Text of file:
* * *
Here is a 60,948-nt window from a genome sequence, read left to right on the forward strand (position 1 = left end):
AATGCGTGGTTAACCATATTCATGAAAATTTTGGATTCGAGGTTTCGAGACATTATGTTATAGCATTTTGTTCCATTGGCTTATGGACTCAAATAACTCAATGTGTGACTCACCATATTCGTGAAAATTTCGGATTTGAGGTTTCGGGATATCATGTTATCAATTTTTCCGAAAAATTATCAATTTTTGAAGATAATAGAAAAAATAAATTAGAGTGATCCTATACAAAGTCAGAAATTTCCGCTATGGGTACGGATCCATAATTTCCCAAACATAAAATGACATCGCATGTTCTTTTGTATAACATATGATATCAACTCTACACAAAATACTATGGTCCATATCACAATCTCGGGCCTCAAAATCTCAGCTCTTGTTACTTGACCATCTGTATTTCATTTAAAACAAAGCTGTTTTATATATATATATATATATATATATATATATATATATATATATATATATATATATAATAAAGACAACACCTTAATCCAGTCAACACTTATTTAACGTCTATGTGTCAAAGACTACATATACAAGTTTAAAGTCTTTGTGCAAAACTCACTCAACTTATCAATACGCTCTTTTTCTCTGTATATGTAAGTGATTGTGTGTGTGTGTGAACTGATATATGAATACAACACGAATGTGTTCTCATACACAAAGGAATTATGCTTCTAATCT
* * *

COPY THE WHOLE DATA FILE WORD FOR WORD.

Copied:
Here is a 60,948-nt window from a genome sequence, read left to right on the forward strand (position 1 = left end):
AATGCGTGGTTAACCATATTCATGAAAATTTTGGATTCGAGGTTTCGAGACATTATGTTATAGCATTTTGTTCCATTGGCTTATGGACTCAAATAACTCAATGTGTGACTCACCATATTCGTGAAAATTTCGGATTTGAGGTTTCGGGATATCATGTTATCAATTTTTCCGAAAAATTATCAATTTTTGAAGATAATAGAAAAAATAAATTAGAGTGATCCTATACAAAGTCAGAAATTTCCGCTATGGGTACGGATCCATAATTTCCCAAACATAAAATGACATCGCATGTTCTTTTGTATAACATATGATATCAACTCTACACAAAATACTATGGTCCATATCACAATCTCGGGCCTCAAAATCTCAGCTCTTGTTACTTGACCATCTGTATTTCATTTAAAACAAAGCTGTTTTATATATATATATATATATATATATATATATATATATATATATATATATATATATAATAAAGACAACACCTTAATCCAGTCAACACTTATTTAACGTCTATGTGTCAAAGACTACATATACAAGTTTAAAGTCTTTGTGCAAAACTCACTCAACTTATCAATACGCTCTTTTTCTCTGTATATGTAAGTGATTGTGTGTGTGTGTGAACTGATATATGAATACAACACGAATGTGTTCTCATACACAAAGGAATTATGCTTCTAATCT